Sections

Man threatens to jump from Verrazano-Narrows Bridge

Harbor watch: A police boat waits as emergency responders reach a man on the Verrazano Bridge who called a suicide hotline and said he was going to jump into the Narrows.
Brooklyn Daily
Share on TwitterTweet
Share on Facebook
Subscribe

Don’t miss our updates:

Emergency responders saved a man on the Verrazano–Narrows Bridge on April 23 after he called a suicide hotline from the bridge and said he was going to jump 700 feet into the waters below to end his life.

It took police two hours to find the man following the call, according to our photographer on scene. A police chopper spotted him running up the stairs from the bridge’s lower deck to its higher deck. Officers in a department emergency service unit truck found the man there and took him into custody. Emergency responders then transported him to Lutheran Medical Center in Sunset Park for evaluation, officials said.

The Metropolitan Transportation Authority installed six emergency phones along the span in 2008 that go directly to the a suicide-prevention hotline. Police could not say if the man used one of those phones to say he was going to jump.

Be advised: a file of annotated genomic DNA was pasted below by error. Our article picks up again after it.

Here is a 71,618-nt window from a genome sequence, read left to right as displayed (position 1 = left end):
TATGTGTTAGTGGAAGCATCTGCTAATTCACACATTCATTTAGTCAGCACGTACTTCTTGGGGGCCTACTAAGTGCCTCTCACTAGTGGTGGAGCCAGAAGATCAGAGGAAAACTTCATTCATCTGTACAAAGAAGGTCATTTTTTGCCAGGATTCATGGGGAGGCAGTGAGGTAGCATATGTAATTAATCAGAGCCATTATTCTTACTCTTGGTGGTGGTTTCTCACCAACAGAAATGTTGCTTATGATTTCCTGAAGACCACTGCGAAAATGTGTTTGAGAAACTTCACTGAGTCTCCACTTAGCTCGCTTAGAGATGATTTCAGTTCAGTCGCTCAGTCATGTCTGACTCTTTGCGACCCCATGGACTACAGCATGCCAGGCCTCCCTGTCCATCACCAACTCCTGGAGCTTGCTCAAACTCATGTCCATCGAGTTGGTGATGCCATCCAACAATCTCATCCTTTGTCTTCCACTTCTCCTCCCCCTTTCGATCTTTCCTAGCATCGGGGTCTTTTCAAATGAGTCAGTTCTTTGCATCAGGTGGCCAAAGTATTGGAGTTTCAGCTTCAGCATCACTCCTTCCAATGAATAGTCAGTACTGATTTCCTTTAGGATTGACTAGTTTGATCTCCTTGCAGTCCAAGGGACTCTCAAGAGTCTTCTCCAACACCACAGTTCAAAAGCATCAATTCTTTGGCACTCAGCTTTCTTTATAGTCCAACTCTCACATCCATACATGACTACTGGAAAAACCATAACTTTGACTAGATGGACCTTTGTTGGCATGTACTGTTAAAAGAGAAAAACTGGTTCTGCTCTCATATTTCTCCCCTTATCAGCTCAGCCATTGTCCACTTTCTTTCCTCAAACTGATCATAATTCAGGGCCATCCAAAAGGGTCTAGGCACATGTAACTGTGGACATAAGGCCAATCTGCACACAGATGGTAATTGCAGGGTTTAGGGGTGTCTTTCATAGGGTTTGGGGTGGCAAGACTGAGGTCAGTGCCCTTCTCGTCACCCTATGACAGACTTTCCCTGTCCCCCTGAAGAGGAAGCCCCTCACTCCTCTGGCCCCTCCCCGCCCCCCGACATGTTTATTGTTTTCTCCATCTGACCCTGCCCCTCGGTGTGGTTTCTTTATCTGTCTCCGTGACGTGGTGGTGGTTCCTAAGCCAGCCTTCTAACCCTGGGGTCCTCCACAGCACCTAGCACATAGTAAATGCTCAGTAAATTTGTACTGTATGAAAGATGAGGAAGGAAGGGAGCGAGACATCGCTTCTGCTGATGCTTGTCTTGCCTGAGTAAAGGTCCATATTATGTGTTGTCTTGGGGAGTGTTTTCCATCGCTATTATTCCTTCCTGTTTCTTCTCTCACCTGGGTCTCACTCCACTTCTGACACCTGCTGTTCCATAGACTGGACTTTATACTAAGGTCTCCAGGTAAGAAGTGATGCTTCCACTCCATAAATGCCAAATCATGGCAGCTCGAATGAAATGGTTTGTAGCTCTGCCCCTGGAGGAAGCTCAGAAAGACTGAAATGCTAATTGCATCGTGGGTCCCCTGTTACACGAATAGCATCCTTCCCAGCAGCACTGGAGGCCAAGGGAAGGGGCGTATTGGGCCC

If someone you know exhibits warning signs of suicide, do not leave the person alone; remove any firearms, alcohol, drugs, or sharp objects that could be used in a suicide attempt; call the U.S. National Suicide Prevention Lifeline at (800) 273–8255; and take the person to an emergency room or seek help from a medical or mental health professional.

Reach reporter Dennis Lynch at (718) 260–2508 or e-mail him at dlynch@cnglocal.com.
Updated 11:48 am, January 16, 2019
Today’s news:
Share on TwitterTweet
Share on Facebook
Subscribe

Don’t miss our updates:


Reasonable discourse

Comments closed.

First name
Last name
Your neighborhood
Email address
Daytime phone

Your letter must be signed and include all of the information requested above. (Only your name and neighborhood are published with the letter.) Letters should be as brief as possible; while they may discuss any topic of interest to our readers, priority will be given to letters that relate to stories covered by The Brooklyn Paper.

Letters will be edited at the sole discretion of the editor, may be published in whole or part in any media, and upon publication become the property of The Brooklyn Paper. The earlier in the week you send your letter, the better.

Keep it local!

Stay in touch with your community. Subscribe to our free newsletter: